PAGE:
When people talk about coral reefs, fishermen tend to shrug their shoulders and complain about snagged lines and torn nets. But when you talk about groupers, they suddenly sit up and pay attention. Groupers are among the economicallymost important fishes of the coral reef, because of their popularity as food. Yetwithout the coral reef there would probably be no groupers. For this reason, groupers are an extremely important indicator species and your record of theirexistence or non-existence during your dive tells us a lot.
The Goliath Grouper (Epinephelus itajara), sometimes called the jewfish, is classified as critically endangered on the IUCN Red List. Found in shallow, inshore waters to depths of 45m, this indicator prefers areas of rock, coral, and mud bottoms. The jewfish is notable as one of the few groupers found in brackish waters. Strikingly patterned juveniles inhabit mangroves and brackish estuaries, especially near oyster bars. This fish is solitary by nature, with the adults occupying limited home ranges. It is territorial near areas of refuge such as caves, wrecks, and ledges, displaying an open mouth and quivering body to intruders. It feeds on crustaceans and it can reach lengths of 2.5m, weighing up to 450kg.
There is anecdotal evidence of Goliaths stalking and attempting to eat divers! Like all indicators, it is valuable if you can record the particular species you sight. However, recording the total number of groupers is just as important. The species that you might encounter during your dive in the South African sub-tropical/warm temperate eco-region are listed below:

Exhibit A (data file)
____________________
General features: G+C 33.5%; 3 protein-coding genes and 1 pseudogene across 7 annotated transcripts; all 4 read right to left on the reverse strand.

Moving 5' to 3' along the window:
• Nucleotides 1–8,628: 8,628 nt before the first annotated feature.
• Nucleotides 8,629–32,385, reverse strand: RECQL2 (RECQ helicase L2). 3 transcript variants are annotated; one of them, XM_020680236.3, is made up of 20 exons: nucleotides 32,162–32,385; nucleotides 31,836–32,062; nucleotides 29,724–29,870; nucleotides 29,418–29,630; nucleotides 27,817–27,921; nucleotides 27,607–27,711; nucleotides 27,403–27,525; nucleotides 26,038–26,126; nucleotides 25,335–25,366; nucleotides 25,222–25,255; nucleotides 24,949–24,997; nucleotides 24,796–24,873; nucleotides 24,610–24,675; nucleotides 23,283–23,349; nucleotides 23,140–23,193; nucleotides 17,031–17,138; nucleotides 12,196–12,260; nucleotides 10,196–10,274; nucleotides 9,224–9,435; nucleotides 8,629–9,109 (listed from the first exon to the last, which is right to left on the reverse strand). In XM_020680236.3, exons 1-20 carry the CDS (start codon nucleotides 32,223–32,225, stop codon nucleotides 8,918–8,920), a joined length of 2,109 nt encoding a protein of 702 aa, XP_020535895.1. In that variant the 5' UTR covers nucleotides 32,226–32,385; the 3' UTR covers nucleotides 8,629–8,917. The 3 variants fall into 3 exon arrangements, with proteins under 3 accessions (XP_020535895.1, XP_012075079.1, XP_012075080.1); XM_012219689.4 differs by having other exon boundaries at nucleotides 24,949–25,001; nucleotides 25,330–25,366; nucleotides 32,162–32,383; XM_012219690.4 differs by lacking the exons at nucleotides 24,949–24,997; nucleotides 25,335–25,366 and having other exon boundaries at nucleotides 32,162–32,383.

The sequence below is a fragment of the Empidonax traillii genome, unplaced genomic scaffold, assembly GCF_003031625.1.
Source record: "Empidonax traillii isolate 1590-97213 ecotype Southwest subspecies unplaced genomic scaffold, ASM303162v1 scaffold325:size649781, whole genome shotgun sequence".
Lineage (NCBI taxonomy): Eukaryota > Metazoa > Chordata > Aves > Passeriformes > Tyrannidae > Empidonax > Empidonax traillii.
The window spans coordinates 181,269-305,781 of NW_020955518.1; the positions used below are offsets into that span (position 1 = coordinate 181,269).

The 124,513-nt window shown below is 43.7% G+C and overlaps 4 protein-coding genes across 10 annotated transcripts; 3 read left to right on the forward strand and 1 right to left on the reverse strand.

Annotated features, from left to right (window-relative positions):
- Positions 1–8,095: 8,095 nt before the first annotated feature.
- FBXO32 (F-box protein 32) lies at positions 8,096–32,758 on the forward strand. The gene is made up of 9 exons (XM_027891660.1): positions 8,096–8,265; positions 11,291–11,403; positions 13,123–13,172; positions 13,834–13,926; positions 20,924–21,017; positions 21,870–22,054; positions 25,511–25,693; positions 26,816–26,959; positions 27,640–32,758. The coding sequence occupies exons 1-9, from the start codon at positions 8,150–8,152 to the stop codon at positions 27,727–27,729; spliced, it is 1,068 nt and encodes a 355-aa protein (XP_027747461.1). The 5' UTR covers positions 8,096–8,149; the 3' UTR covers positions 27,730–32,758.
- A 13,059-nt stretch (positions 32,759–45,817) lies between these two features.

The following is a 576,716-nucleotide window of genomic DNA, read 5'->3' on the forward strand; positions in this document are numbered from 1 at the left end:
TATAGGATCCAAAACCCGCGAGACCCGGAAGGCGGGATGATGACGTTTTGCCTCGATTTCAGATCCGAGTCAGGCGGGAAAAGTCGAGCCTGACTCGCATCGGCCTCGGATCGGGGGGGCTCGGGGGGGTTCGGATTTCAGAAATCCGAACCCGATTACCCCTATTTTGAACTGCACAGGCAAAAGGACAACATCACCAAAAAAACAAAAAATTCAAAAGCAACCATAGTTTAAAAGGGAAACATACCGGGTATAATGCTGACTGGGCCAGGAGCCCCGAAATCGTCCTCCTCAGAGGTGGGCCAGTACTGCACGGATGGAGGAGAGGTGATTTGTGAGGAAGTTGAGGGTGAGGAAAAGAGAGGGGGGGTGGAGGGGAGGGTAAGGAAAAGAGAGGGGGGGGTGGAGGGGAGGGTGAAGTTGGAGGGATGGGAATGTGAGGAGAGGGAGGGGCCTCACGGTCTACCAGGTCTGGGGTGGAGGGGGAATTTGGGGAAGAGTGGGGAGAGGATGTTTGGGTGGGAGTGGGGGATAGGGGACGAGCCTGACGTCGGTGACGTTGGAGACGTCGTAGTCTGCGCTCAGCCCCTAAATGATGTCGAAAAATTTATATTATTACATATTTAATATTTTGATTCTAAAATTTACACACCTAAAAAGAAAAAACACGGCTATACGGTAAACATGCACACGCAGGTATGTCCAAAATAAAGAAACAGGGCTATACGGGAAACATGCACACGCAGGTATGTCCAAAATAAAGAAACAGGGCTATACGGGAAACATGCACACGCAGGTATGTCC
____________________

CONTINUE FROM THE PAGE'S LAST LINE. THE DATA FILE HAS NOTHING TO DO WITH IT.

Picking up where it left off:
- Blacktip Grouper Epinephelus fasciatus 40cm
- Blue and Yellow Grouper Epinephelus flavocaeruleus 90cm
- Catface Grouper Epinephelus andersoni 80cm
- Dot-dash Grouper Epinephelus poecilonotus 65cm
- Dusky Grouper Epinephelus marginatus 150cm
- Giant Grouper (Vulnerable – IUCN) Epinephelus lanceolatus 270cm
- Halfmoon Grouper Epinephelus rivulatus 39cm
- Honeycomb Grouper Epinephelus merra 31cm
- Longspine Grouper Epinephelus longispinis 55cm
- Malabar Grouper Epinephelus malabaricus 234cm
- White-edged Grouper Epinephelus albomarginatus 100cm
- Whitespotted Grouper Epinephelus coeruleopunctatus 76cm
Note: Many species of fish and plants are known by different names in different locations. Where appropriate, we provide the recognised scientific name, but in the case of common names, for the sake of consistency, we have used the common names as they appear in the fishbase.org database as our default name.